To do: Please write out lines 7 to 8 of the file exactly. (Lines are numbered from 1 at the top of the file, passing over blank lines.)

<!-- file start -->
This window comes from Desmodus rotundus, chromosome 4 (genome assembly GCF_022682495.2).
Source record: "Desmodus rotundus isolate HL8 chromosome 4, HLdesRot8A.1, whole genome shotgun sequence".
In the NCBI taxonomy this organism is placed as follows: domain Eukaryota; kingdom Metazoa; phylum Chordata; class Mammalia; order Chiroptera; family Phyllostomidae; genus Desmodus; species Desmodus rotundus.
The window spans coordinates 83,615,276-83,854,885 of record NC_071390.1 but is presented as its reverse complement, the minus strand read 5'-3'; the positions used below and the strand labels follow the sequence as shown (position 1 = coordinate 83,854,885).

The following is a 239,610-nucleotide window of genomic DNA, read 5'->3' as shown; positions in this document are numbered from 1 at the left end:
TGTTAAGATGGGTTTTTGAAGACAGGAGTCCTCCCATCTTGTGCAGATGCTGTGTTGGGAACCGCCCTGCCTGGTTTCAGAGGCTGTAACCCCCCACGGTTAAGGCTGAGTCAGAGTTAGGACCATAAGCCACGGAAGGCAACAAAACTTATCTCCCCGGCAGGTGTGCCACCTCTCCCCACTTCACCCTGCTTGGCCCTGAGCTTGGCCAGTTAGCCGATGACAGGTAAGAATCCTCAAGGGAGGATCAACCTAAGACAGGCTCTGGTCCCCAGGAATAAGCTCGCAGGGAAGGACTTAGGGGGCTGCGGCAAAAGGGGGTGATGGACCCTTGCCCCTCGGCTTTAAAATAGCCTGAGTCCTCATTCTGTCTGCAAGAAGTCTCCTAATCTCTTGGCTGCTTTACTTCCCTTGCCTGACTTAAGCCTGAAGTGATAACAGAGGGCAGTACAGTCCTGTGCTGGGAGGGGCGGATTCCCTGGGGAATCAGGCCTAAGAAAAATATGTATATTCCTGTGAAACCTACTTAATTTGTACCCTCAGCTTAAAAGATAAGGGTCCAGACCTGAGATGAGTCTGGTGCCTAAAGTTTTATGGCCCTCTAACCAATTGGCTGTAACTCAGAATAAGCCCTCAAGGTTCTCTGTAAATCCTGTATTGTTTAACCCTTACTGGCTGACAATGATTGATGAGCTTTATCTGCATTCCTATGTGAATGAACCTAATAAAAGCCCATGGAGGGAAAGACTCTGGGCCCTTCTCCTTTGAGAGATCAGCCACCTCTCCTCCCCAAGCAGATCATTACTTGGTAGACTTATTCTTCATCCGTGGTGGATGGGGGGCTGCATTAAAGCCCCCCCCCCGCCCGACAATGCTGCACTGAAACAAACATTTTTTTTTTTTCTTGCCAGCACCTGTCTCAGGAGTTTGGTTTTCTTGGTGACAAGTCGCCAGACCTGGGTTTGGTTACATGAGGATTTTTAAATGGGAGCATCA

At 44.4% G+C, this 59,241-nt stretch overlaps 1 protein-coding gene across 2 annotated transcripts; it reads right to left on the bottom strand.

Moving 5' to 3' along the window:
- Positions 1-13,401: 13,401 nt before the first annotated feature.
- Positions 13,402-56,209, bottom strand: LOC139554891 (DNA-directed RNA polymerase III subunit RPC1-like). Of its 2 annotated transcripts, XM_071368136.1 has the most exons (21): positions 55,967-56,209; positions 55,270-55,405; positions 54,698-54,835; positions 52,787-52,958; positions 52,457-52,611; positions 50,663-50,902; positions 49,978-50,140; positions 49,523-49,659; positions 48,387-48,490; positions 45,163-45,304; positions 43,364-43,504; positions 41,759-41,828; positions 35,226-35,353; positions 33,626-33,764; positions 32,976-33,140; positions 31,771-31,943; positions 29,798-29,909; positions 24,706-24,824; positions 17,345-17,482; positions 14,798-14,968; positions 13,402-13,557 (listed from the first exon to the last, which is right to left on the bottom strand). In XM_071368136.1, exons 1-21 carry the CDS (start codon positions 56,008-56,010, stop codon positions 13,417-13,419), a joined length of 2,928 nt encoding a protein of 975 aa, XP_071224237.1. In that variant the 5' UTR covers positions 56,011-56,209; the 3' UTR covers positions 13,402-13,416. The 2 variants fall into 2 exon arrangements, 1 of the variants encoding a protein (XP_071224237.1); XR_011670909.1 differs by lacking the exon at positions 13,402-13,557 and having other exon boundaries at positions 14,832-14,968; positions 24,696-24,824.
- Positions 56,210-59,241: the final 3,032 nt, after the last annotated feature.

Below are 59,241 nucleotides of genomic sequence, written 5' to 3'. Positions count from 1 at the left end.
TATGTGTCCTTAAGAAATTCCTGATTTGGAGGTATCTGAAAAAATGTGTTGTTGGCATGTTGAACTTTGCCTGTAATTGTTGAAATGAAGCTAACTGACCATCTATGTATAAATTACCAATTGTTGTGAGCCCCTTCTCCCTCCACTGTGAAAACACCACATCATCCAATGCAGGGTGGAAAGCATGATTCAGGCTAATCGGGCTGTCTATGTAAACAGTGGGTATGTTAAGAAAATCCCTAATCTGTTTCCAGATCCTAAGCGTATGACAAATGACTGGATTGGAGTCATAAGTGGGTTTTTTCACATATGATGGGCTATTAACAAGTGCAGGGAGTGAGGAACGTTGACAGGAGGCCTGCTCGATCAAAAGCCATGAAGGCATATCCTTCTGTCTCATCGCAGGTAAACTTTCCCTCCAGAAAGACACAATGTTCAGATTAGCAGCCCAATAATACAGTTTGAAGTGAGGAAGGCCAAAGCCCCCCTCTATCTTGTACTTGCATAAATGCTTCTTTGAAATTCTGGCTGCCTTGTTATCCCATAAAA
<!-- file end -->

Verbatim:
At 44.4% G+C, this 59,241-nt stretch overlaps 1 protein-coding gene across 2 annotated transcripts; it reads right to left on the bottom strand.

Moving 5' to 3' along the window: